What is involved in re-conversion? It is a turning around from a false position of indifference to the truth imbedded in the mire of personal blindness. An act of faith is a sacrifice of a precious desire to have first-hand evidence.
We do not see Jesus in the Blessed Sacrament, nor do we see Christ in the person of a priest and in the Church. We must surrender to a higher knowledge revealed by an all-knowing Father, that is, take a leap and forge ahead beyond our desire for proofs. Theologians speak of faith seeking understanding and not understanding seeking faith. What is involved with faith is a kind of blindness that accepts truth beyond reason. This type of faith is based on the indubitable light coming from the Triune God, Truth himself.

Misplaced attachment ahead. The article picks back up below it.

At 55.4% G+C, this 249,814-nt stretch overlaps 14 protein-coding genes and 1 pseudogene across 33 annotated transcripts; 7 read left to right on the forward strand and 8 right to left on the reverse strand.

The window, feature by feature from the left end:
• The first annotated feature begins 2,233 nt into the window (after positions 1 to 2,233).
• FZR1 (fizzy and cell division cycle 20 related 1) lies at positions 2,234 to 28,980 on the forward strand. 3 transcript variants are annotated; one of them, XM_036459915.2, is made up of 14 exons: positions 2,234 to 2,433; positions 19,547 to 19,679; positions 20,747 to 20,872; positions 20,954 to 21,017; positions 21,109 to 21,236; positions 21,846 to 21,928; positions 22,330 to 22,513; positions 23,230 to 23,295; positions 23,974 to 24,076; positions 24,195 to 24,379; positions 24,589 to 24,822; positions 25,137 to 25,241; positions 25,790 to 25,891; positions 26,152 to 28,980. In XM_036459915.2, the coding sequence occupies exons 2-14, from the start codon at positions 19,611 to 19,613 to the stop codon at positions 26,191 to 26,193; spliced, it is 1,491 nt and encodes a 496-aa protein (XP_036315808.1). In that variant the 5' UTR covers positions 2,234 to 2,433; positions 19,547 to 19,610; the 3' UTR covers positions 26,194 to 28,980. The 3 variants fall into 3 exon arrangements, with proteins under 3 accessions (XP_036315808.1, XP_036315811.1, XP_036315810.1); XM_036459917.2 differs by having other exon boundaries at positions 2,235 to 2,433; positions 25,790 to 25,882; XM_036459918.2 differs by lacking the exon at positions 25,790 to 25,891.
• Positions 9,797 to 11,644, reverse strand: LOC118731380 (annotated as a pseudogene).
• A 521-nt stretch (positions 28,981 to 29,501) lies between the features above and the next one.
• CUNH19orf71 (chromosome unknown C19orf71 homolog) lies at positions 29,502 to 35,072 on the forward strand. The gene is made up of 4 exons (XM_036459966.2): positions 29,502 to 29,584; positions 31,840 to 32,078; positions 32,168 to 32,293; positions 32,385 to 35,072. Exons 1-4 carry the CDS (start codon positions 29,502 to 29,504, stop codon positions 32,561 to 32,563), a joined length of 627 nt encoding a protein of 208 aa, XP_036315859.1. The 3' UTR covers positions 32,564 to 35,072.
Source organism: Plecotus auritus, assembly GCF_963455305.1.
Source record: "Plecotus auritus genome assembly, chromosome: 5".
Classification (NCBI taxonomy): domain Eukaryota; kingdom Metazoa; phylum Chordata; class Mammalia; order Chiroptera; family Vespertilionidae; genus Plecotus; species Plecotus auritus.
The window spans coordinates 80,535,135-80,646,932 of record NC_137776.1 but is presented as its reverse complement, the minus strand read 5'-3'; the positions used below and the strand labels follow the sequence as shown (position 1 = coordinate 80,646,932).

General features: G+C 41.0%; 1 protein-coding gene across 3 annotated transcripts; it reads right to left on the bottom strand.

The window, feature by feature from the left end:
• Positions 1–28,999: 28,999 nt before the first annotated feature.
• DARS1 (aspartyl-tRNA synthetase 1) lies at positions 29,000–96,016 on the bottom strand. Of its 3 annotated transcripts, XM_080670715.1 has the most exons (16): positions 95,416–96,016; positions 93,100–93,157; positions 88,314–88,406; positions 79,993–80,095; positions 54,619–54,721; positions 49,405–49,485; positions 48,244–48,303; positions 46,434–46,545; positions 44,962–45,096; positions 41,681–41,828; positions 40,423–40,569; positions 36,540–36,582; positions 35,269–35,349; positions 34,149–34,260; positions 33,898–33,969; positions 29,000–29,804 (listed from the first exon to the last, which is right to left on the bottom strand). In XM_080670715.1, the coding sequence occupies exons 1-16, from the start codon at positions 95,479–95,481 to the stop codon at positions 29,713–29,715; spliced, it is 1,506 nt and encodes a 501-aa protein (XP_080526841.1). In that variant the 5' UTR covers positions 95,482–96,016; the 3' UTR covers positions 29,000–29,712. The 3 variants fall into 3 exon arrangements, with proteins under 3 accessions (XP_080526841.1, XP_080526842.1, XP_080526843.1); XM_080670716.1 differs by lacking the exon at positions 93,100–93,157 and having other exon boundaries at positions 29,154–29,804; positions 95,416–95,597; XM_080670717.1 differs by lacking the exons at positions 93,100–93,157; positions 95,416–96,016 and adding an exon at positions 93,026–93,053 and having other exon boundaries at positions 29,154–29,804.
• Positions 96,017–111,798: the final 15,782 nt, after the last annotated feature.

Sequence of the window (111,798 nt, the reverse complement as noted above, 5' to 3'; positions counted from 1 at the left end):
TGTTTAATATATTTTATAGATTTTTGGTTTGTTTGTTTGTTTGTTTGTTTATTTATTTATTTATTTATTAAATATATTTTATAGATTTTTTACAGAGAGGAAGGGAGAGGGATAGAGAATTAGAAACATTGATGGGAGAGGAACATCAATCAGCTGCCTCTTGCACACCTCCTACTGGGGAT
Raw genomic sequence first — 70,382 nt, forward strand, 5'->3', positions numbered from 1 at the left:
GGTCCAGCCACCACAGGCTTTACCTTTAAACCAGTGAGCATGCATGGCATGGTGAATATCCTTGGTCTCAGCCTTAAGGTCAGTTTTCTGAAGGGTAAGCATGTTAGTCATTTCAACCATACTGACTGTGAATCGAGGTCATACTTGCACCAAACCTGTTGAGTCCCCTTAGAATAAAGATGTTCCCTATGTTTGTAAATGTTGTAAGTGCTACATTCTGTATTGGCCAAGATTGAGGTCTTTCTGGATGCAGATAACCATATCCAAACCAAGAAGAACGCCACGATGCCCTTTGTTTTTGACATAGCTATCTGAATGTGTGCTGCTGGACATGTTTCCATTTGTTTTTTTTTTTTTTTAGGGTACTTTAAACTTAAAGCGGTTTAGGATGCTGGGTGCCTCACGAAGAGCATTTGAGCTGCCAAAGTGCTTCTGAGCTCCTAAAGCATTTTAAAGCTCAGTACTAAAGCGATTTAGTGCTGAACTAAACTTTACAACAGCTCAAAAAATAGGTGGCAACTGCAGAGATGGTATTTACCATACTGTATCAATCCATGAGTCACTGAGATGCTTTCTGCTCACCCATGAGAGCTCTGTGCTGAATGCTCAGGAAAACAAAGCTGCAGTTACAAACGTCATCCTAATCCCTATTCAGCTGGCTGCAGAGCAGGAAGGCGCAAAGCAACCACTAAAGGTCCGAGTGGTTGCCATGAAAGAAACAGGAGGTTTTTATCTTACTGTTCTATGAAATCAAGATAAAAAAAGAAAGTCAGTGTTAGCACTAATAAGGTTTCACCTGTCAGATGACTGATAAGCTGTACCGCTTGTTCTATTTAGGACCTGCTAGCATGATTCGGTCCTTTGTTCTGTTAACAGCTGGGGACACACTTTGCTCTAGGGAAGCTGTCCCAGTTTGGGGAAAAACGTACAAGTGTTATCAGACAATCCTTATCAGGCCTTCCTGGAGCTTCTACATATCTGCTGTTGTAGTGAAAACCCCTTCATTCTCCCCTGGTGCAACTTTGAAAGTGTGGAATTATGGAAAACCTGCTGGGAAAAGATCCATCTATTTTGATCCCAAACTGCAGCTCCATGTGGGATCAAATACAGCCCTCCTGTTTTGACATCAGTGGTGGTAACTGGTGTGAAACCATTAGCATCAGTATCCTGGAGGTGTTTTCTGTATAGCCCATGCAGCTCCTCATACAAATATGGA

Before God, it is beyond question that we must become little beggars of the divine gifts and put aside the many temporal gifts as secondary, which we tend to make more primary. Bringing eternal salvation to the sick and dying in the forms of confessions and communion is the stuff of the apostolate of the Catholic hospital more than cure.
Preparing patients to suffer their passion and even death as the way to eternal resurrection as the same way of the Lord Jesus takes the grace of the light of faith to open up to this hard truth. Grace is freely given by God, and easily rejected, all things being equal. However, to those who pray and sacrifice for others, many graces may be given more intensely to save the recalcitrant, the lax, the stubborn, who for some reasons beyond our control, seem to not care about their future eternity or falsely assume they are saved.